Subject HeadingsAfter school services
Number 203, April 2011
The Asia Education Foundation (AEF) provides a range of ways for schools, teachers and students to increase their Asia literacy. The AEF web portal gives access to resources and materials to help teachers deliver the Asia literacy in all domains of the Australian curriculum. The AEF's Leading 21st Century Schools project develops school leaders' capacities to provide both an internationalised curriculum and Asia literacy. The Becoming Asia Literate: Grants to Schools project is funding teaching and learning initiatives about China, Indonesia, Japan and Korea. It currently operates at over 300 Australian schools. The AEF is collaborating with Victoria's DEECD to fund study tours in any one of several Asian countries. The opportunity is open to school leaders, teachers and education system officers. The AEF and DEECD are also developing a Student Overseas Study Manual, awareness-raising activities and professional learning forums. A further initiative of the AEF is the Australia-Indonesia BRIDGE project, organised with the Australia-Indonesia Institute. It is creating partnerships between schools in Australia and Indonesia: 93 have been developed so far. In 2009 the AEF led the establishment of the Business Alliance for Asia Literacy. This coalition, including large companies and peak business and union organisations, 'stands ready to work with the education sector' to support Asia literacy. To stimulate demand for Asia-related education the AEF has also set up an Asia Literacy Ambassadors project. The 'ambassadors' are people with Asia-related skills who share relevant work and life experiences with particular school communities. It is important that these initiatives are accompanied by extensive teacher professional learning, as well as mechanisms to track the progress toward Asia literacy nationally. Australian governments' support for learning about Asia is evident in the 2008 Melbourne Declaration, in the multiple references to Asia literacy in the new Australian Curriculum, and, supporting both these policy developments, the National Asian Languages and Studies in School Program (NALSSP). (Note: The paper is one of four published collectively under the title Directions in internationalisation: Papers from a CSE forum on the past work, current activities and future challenges of the International Education Advisory Group.)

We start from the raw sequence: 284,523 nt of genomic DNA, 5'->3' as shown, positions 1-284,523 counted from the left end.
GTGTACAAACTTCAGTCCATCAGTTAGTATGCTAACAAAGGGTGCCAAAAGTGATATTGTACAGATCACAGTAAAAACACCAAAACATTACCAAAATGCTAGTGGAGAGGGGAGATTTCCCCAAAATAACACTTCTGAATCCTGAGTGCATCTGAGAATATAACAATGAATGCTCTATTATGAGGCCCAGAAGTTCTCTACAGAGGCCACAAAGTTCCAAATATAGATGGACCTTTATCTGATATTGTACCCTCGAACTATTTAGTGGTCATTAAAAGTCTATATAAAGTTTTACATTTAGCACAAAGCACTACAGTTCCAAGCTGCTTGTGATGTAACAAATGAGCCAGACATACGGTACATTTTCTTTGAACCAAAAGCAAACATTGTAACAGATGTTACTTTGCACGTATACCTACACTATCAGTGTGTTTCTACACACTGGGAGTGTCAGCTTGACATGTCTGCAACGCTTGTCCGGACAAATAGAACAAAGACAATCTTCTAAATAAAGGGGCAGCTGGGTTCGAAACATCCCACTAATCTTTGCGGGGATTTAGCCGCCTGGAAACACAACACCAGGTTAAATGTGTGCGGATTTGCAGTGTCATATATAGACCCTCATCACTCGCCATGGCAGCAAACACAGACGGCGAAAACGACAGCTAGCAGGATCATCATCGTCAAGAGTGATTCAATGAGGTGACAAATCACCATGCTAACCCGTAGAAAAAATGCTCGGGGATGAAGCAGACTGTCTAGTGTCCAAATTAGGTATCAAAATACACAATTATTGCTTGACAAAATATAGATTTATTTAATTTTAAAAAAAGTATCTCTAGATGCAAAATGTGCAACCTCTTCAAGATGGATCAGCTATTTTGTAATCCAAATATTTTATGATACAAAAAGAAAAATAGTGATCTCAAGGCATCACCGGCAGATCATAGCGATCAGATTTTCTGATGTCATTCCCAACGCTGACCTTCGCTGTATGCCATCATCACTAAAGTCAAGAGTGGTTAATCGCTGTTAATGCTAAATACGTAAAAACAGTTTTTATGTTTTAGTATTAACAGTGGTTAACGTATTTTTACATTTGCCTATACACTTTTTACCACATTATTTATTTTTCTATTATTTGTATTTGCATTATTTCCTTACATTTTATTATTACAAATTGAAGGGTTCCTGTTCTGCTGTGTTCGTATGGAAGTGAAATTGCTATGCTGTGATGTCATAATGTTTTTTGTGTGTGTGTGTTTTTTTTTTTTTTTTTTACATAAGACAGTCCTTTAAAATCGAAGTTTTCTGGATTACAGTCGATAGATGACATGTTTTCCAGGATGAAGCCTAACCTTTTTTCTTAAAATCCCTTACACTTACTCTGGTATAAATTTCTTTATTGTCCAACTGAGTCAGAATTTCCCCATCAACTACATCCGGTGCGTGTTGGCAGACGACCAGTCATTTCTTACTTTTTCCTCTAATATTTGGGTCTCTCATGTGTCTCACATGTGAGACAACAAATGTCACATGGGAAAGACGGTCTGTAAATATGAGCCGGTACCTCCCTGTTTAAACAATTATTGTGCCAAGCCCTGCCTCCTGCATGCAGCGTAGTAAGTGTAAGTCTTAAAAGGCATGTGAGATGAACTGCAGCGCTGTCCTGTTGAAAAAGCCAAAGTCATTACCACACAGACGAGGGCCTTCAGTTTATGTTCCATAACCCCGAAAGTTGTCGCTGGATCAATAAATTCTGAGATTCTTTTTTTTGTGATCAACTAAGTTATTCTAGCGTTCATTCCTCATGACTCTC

Subject HeadingsCurriculum planning
Korea (South Korea)
Textbooks for the teaching of algebra in lower secondary school: are they informed by research?
Volume 5 Number 3, September 2010; Pages 187–201
A study has analysed leading algebra textbooks in England, to establish the extent to which they have incorporated research evidence on how best to teach the topic to lower secondary students. When measured by results of tests, including TIMSS, knowledge of algebra has improved significantly among 14-year-old students in England over the last 30 years. However, the recent ICCAMS study found no substantial improvement over this period, and attributed gains in test scores to teaching to the test. Other research has also found that students continue to see algebra as 'difficult, abstract, boring and irrelevant'. The study of leading textbooks offers one way to examine the quality of students' learning opportunities, since textbooks continue to be almost ubiquitous in mathematics classrooms. The current research, part of the ICCAMS study, evaluated the leading textbook of the 1970s, the SMP Letter Series, with two market leaders today, Framework Maths and Maths Frameworking. A number of features of the texts were compared. One was the coherence with which mathematical content was presented and the degree to which the text illuminates key ideas. A second feature was the treatment of misconceptions about algebra and the extent to which the books have helped teachers to anticipate and plan for them. It is also important for texts to offer multiple representations of algebraic concepts, so this was a third criterion. Other criteria covered the variety of examples offered in the books, the extent to which they explained the practical need for algebra, and how well the books aided the effective use of technology for algebra learning. Overall the earlier SMP Letter Series was found to have 'more educative potential' than the current texts. In particular it integrated learning objectives more effectively. It also gave a more coherent presentation of two key ideas: 'the move to continuous variables, and the graph as representing a series of points'. The finding suggests that national education policy in England has had some negative, unintended effects: limiting the time and in-school trialling of textbooks, reducing the influence of academic researchers on these books, and increasing publishers' focus on marketing. The study, along with other research, also reveals the need for more effective ways to disseminate research evidence on algebra pedagogy.
Key Learning AreasMathematics
29 May 2011